"The costs of living could be as much or more than in the US..a cup of coffee is cheaper at Starbucks in the US than in Uruguay. Health care if you are under 55 will cost you around 100 dollars a month with funeral expenses covered," described another expat in Uruguay.
Diversity in Uruguay
"Uruguayans come in a wide range of skin tones & hair textures. People are not referred to as "black" or "white," but just as... people. Mixed-race couples are everywhere, if you judge by skin tones; however, you find out eventually that BOTH are native Uruguayans. The principal religion is Catholicism; however, they are not rabid about religiosity. They attend Christmas, Easter, funerals, weddings, christenings. Religion is a personal matter, between a person & his/her higher power - that is all," said one expat living in Uruguay.
Expats Found it Easier to Move to Uruguay than to Argentina
"I faced the same choice 2 years ago, Uruguay or Argentina. I already had an apartment in Buenos Aires, wanted to relocate from coastal Brazil and did not want to live in a big city. We ended up near Punta del Este (but a world away in many respects) in Uruguay. The political and financial situation in Argentina is impossible. A few months ago it was impossible to get dollars (by decree of the President) and no one outside of Argentina wants their pesos. Inflation is 25-30%. I gave up trying to get residency. We still have our apartment in BA and enjoy the 35 minute flight from Punta to be in a great city every month. Since you mentioned you need to be near an airport there is one (Laguna del Sauce) 5 minutes from our house. And Uruguay seems very stable, the people are friendly, inflation is 7% and banking is easy. Both countries have winters and August is particularly gloomy. If you are visiting in July and August you will see the worst of the weather. I thought I would share my experiences with both countries," explained one expat in Punta del Este.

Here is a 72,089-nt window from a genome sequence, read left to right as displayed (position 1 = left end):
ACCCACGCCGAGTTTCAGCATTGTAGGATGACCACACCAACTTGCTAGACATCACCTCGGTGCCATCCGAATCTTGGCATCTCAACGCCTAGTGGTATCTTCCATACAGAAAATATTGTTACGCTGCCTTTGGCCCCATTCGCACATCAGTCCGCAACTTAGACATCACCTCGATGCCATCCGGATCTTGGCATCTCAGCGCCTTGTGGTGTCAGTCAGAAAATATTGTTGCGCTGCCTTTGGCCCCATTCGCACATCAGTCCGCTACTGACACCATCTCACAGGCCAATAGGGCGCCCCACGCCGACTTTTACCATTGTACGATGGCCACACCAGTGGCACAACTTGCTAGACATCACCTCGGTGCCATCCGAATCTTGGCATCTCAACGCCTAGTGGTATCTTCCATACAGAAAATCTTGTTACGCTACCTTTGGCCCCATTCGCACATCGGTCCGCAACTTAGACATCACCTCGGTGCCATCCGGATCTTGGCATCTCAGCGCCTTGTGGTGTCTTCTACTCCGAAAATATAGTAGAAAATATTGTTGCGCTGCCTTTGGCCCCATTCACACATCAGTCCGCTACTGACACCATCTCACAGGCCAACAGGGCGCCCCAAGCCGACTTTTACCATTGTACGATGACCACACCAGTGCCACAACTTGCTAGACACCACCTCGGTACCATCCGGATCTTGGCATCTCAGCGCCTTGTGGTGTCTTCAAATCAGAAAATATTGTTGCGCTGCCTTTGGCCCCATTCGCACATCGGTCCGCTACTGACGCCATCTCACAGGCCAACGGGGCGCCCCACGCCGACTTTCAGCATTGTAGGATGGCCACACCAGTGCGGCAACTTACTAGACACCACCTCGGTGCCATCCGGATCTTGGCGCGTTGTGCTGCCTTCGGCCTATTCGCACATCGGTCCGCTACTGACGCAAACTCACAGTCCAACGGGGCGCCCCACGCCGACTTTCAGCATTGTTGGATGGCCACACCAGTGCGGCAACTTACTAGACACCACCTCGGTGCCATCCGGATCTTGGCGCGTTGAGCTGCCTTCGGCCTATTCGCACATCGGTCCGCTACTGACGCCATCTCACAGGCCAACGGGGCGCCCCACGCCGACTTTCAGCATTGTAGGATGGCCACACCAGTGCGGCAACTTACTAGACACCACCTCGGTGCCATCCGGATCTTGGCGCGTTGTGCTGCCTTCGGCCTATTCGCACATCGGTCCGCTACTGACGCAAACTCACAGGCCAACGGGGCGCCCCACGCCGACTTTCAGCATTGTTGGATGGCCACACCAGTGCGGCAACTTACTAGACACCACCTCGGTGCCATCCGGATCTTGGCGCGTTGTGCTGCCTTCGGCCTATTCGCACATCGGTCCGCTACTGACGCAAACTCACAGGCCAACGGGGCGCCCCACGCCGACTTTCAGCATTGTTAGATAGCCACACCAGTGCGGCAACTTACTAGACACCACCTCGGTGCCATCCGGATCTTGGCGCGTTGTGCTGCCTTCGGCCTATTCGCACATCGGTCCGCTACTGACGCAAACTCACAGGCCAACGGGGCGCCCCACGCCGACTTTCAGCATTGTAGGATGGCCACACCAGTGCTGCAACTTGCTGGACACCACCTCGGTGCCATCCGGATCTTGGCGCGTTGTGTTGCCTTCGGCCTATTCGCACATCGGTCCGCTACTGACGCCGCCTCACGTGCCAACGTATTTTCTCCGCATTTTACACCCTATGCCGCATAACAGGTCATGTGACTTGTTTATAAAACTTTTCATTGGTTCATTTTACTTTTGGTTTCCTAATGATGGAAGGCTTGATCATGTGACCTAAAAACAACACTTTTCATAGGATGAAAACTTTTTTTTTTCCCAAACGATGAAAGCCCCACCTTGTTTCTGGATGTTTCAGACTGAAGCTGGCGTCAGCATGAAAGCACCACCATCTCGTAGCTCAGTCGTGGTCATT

Where to Live in Uruguay
One expat said, "Uruguay is a friendly, relaxed, politically stable, relatively safe and enjoyable place to live. Montevideo is a wonderful coastal city with a small town feel. This means you'll have a wide range of restaurants and cultural activities availabe year round...but it's a place where everyone knows everyone else...which pays extraordinary benefits once you've paid a few dues and gotten to know who is who, who to trust, and who not to. The coastal areas offer fairly good beaches and there are expat communities but offer much less to do. You will have to have a car anywhere outside of Montevideo, whereas in the city you won't need one. (Frankly...I wouldn't DRIVE in Argentina, much less own a car. I've lived in Mediteranean Europe, Mexico, etc...and Argentina is BY FAR the most dangerous place to drive I have ever seen. Noone stops...EVER. Uruguay by contrast is simply 'sort of bad', comparable to many other places outside the U.S."
Crime in Uruguay
"The people of UY are by far the best - very helpful. Altho UYos complain about their rising crime rate in the inner cities, this is mainly petty theft, not murders like Costa Rica, etc... Personal assaults, robbings or muggings are nearly unheard-of here," explained another expat.
Another said, "Although there is very little to no crime outside the big city of Montevideo, you find occasional petty thievery. However, yesterday we got our supper of mussels & sea whelks from Rivera Beach & left our little VW parked & unlocked for several hours. It was unmolested, as the locals here are learning who the car belongs to."
About the Author
Betsy Burlingame is the Founder of Expat Exchange. She launched Expat Exchange in 1997 as her Master's thesis project at NYU. Prior to Expat Exchange, Betsy worked at AT&T in International and Mass Market Marketing. She graduated from Ohio Wesleyan University with a BA in International Business and German.
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First Published: Feb 27, 2013